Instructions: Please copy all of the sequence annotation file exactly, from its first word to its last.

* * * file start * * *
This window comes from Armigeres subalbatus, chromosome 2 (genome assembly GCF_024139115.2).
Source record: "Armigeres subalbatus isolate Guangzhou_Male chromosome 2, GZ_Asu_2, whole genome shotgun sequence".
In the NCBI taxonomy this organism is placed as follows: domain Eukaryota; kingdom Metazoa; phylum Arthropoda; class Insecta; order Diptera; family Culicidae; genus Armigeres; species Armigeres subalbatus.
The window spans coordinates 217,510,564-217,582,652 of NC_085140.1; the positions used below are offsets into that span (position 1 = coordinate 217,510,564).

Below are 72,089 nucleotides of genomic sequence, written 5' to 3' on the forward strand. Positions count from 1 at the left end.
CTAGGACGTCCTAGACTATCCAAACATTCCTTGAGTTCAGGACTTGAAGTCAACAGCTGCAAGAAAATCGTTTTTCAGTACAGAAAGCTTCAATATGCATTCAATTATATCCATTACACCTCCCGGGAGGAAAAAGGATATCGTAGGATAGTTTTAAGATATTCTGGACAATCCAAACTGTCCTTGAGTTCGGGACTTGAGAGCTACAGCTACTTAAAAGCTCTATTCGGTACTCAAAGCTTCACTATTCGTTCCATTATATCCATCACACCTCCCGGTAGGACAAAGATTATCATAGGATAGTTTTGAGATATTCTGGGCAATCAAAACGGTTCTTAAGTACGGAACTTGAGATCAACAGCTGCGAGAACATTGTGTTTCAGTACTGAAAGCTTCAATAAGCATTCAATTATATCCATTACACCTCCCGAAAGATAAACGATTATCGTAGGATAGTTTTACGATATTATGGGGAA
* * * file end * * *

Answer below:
This window comes from Armigeres subalbatus, chromosome 2 (genome assembly GCF_024139115.2).
Source record: "Armigeres subalbatus isolate Guangzhou_Male chromosome 2, GZ_Asu_2, whole genome shotgun sequence".
In the NCBI taxonomy this organism is placed as follows: domain Eukaryota; kingdom Metazoa; phylum Arthropoda; class Insecta; order Diptera; family Culicidae; genus Armigeres; species Armigeres subalbatus.
The window spans coordinates 217,510,564-217,582,652 of NC_085140.1; the positions used below are offsets into that span (position 1 = coordinate 217,510,564).

Below are 72,089 nucleotides of genomic sequence, written 5' to 3' on the forward strand. Positions count from 1 at the left end.
CTAGGACGTCCTAGACTATCCAAACATTCCTTGAGTTCAGGACTTGAAGTCAACAGCTGCAAGAAAATCGTTTTTCAGTACAGAAAGCTTCAATATGCATTCAATTATATCCATTACACCTCCCGGGAGGAAAAAGGATATCGTAGGATAGTTTTAAGATATTCTGGACAATCCAAACTGTCCTTGAGTTCGGGACTTGAGAGCTACAGCTACTTAAAAGCTCTATTCGGTACTCAAAGCTTCACTATTCGTTCCATTATATCCATCACACCTCCCGGTAGGACAAAGATTATCATAGGATAGTTTTGAGATATTCTGGGCAATCAAAACGGTTCTTAAGTACGGAACTTGAGATCAACAGCTGCGAGAACATTGTGTTTCAGTACTGAAAGCTTCAATAAGCATTCAATTATATCCATTACACCTCCCGAAAGATAAACGATTATCGTAGGATAGTTTTACGATATTATGGGGAA